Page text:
Some rush in to call this new release her "return to goth" -- as a radio station in Boston insisted. I guess they missed how Tori dismisses that label in "Police Me" (track nine on the new album)? This release isn't goth and Tori's never been goth.

She was alternative. With a lean and muscular sound. She returns to it from time to time ("Big Wheel" most recently). She took a side trip into electronica which almost killed her career. The decision to bundle a live (band) album with a disc of more electronica (To Venus And Back) saved her the steep drop U2 experienced at the end of the 90s. Electronica has yet to prove to be disco and everyone who thought they spotted a wave they could ride ended up grossly disappointed (include Madonna on that list).

And now? Is the album art?

It honestly is and it's strong art.

And if Tori had done what she swore she was going to as she walked away from Sony, I'd be thrilled to death.

But you don't listen to Tori for a few seconds and move on to something else. Her music is far too personal and far too involving. Listening to Abnormally Attracted To Sin is like watching a best friend, drunk on a little too much wine, confess to several affairs in the midst of a crowded party. On the one hand, you think if you could distance yourself, you'd admire the candor. On the other hand, it is your friend and all you can think is, "She's going to be groaning tomorrow."

And while the nature of Tori's art evokes a personal response, the critical reception demands it because she gets beat up over and over in the public square.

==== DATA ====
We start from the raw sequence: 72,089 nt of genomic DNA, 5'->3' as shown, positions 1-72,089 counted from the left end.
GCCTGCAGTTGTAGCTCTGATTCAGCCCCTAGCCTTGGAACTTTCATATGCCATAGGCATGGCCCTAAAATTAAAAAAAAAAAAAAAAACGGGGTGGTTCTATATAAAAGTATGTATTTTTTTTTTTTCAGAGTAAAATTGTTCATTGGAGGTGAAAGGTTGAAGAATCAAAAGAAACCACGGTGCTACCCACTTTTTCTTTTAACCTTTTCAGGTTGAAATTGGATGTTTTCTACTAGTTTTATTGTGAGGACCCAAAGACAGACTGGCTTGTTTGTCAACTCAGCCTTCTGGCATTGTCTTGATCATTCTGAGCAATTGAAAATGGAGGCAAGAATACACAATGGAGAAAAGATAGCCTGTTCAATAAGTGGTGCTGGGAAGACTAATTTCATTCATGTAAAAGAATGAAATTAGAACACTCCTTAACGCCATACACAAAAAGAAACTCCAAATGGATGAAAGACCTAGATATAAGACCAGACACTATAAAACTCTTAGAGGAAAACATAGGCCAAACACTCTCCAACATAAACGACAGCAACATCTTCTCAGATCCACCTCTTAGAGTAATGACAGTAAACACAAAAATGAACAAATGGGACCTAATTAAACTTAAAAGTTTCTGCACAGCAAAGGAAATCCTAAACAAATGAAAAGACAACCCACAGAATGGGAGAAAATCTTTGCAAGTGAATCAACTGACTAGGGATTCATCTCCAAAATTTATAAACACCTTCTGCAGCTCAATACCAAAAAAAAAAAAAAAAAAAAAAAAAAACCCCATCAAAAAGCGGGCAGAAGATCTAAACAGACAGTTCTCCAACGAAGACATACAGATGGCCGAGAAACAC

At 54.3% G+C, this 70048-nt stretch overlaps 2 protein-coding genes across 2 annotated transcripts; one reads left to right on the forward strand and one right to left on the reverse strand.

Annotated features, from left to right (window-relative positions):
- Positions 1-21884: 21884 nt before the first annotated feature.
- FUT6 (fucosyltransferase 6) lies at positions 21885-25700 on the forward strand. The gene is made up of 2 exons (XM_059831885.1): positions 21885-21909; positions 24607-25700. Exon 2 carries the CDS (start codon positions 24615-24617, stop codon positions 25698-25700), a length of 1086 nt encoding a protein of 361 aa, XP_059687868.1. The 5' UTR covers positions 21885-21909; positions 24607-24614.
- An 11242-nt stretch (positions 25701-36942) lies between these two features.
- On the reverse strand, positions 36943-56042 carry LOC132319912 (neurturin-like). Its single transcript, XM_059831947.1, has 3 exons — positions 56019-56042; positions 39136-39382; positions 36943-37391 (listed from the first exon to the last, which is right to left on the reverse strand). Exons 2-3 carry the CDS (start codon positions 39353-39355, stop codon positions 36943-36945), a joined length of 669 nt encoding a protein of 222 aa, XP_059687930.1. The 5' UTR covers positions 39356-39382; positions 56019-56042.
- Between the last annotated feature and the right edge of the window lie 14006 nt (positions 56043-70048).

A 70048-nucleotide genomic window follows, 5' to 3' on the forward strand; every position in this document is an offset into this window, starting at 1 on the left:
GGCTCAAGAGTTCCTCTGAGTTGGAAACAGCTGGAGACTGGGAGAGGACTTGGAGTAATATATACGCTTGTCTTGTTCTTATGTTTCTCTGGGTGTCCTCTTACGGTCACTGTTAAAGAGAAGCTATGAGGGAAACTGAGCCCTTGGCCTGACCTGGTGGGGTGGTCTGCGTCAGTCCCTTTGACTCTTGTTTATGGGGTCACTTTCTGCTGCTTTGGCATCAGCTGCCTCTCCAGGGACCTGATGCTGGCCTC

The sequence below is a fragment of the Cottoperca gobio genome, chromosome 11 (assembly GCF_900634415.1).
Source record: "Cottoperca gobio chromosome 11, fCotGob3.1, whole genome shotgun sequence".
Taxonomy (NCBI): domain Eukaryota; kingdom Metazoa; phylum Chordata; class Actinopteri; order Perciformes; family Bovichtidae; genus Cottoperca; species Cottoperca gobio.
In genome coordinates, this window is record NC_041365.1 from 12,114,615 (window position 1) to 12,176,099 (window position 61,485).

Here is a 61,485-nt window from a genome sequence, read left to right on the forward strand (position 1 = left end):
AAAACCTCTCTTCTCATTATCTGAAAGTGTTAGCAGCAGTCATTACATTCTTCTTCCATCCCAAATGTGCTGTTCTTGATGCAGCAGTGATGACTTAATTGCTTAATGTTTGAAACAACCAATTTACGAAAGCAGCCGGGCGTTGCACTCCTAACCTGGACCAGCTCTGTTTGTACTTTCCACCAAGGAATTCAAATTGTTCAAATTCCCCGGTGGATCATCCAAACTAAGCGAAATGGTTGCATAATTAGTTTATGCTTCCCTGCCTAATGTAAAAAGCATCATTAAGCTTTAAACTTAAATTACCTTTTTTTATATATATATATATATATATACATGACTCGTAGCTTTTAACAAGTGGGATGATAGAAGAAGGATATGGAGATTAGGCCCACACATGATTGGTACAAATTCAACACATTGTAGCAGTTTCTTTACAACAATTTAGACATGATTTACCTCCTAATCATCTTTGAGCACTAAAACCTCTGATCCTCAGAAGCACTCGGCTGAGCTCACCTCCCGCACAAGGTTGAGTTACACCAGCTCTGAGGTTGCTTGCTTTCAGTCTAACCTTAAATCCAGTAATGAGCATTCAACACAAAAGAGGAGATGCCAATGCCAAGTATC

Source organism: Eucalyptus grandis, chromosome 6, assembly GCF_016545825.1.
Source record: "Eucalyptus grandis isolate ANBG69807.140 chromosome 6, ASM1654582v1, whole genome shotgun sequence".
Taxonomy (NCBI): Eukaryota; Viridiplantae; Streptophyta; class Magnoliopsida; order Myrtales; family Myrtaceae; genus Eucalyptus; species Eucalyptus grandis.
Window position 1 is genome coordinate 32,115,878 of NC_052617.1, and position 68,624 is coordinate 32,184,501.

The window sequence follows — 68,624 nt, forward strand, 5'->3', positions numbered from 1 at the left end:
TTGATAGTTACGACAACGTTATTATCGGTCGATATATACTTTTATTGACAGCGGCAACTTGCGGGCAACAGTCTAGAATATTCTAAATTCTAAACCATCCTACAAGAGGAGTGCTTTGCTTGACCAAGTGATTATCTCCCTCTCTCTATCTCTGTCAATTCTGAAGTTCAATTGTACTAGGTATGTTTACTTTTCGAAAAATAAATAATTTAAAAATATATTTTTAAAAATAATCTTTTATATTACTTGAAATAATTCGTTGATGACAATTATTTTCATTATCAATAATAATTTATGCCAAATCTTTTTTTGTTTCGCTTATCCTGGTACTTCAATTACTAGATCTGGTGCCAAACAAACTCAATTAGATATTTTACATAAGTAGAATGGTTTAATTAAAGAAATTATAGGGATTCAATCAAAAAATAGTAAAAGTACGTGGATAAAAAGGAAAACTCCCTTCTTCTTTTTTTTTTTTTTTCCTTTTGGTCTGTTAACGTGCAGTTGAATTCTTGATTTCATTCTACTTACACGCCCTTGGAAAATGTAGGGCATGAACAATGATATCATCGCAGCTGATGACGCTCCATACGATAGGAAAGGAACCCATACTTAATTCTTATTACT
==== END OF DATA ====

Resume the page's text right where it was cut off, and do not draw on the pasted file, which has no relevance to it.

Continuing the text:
There's no one like her. This is an artist from the grunge wave. Find anyone, male or female, who can match her output. Who still has a career. All this time later.

Boys on my left side
Boys on my right side
Boys in the middle
And you're not here
I need a big loan
From the girl zone

She sang that ("Caught a Lite Sneeze") and it worked on so many levels as grunge was on the verge of imploding (having been corporatized) with one overly processed Kurt wanna-be after
the other stepping up to be (briefly) critically hailed as the next Rock God. There was only one Kurt Cobain, he was not going to be reborn, nor was he going to resurface with a bald head and the name Billy Corgan.

He was the Rock God of the 90s and towered over the other boys. But there were other talented men in different ways and, yes, there were talented women. There was indeed a Rock Goddess. She wasn't a counterpart, consort or an appendage, she ruled her own region of the grunge universe and her name wasn't Liz, Courtney, Kim, Julianna or Kelley; it was Tori.